The gothic style is fascinating to me - so different yet for the most part so stylish. Sure there are some weird and wacky interpretations around, especially when you look at those who lean towards the cyber-goth area, but the classical goth look can be very cool. Obviously it doesn't appeal to everyone, but I like it.
Indeed, one of the many reasons I harbour a fantasy of retiring to Whitby in North Yorkshire is that it has the reputation of being the 'Goth Capital of England'.

Another aspect of the gothic style that appeals is the women's fashion.
I've often said how I'm not a fan of lots of makeup on women, but when combined with the right clothing it creates an effect that I find most agreeable indeed.
Instagram is full of such imagery, including 'ladykateyes' who is a prime example of the sort of thing I'm referring to.


You can keep that whole Barbie doll nonsense, and I find all that collagen-lipped, silicone-breasted, orange-skinned bullshit utterly distasteful.
However, show me long black hair, pale skin, high contrast eyes and lips, all encased in a long figure-hugging lacy dress, and I'm a gibbering wreck. The only downside is that many such women are also into tattoos in a big way, which spoils the effect for me.

So the goths have style and the confidence to exhibit it, an interest in classical literature, some pretty cool music, and they're not generally depressive characters unlike the 'Emos' they tend to be confused with, unless of course they've been listening to 'Afterhours' by Sisters of Mercy which, even as a fan, I must admit is enough to make most people want to do themselves in.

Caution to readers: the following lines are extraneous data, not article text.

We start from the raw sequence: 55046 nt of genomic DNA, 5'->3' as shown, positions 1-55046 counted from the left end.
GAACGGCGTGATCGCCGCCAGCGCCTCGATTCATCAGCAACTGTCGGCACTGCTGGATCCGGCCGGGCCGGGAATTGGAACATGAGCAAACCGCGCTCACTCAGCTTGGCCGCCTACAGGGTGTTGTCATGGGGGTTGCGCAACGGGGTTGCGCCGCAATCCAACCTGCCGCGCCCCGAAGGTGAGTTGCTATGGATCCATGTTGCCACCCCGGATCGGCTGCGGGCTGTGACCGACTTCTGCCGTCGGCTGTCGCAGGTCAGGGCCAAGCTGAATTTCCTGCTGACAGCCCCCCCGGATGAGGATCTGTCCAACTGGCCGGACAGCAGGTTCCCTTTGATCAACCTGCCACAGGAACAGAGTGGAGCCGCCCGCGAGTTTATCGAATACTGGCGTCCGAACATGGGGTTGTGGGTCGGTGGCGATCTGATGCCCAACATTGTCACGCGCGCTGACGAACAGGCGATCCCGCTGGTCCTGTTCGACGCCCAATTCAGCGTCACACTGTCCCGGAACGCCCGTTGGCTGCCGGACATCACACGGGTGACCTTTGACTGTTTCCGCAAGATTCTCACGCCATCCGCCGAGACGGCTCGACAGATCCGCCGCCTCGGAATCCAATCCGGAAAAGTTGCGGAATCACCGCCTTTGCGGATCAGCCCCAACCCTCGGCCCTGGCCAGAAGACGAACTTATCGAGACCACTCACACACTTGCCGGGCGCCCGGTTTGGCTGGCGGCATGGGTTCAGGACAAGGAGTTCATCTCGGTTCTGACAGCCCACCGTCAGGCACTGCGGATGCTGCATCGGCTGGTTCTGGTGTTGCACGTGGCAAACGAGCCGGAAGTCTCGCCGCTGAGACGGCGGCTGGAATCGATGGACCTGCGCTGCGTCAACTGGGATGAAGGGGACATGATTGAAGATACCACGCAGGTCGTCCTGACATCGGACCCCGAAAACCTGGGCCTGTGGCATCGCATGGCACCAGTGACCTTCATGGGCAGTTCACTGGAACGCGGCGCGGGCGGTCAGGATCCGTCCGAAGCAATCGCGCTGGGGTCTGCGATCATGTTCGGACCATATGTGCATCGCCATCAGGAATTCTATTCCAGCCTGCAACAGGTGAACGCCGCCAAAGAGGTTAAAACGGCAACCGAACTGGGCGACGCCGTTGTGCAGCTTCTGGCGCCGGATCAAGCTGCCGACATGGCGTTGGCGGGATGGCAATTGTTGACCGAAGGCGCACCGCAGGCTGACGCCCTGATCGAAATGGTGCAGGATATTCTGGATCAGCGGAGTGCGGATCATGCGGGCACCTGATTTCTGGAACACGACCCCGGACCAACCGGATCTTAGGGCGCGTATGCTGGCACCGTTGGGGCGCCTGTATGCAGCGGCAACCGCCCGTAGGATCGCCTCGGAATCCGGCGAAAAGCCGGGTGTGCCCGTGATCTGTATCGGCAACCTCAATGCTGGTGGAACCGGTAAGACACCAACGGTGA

I, on the other hand, have bugger all hair and an unrealistic dream of having a style that would make most ordinary people point and stare.
Goths aren't necessarily weird - they're just brave enough to be what they want to be without caring what others think. I wonder - what sort of weird and wonderful things would we see on the High Street if everyone took the same attitude instead of conforming to the established social norms?

Sunday, 30 July 2017

Valar Morghulis

My father passed away peacefully on Friday afternoon with my sisters at his bedside.
I got there shortly after to be with the family and to say my final goodbye, but although it felt like the right thing to do, it felt strange to be saying goodbye to a dead body. It was dad, but he wasn't there any more.
Feelings, a bizarre combination of loss, distress and relief that his suffering is over, fought for attention resulting in an overall sort of numbness.
When I got home I tried to knock the sharp corners off my inner conflict with vodka, but just ended up with heartburn - this has been happening a bit recently so maybe it's my body's way of telling me to stop for good.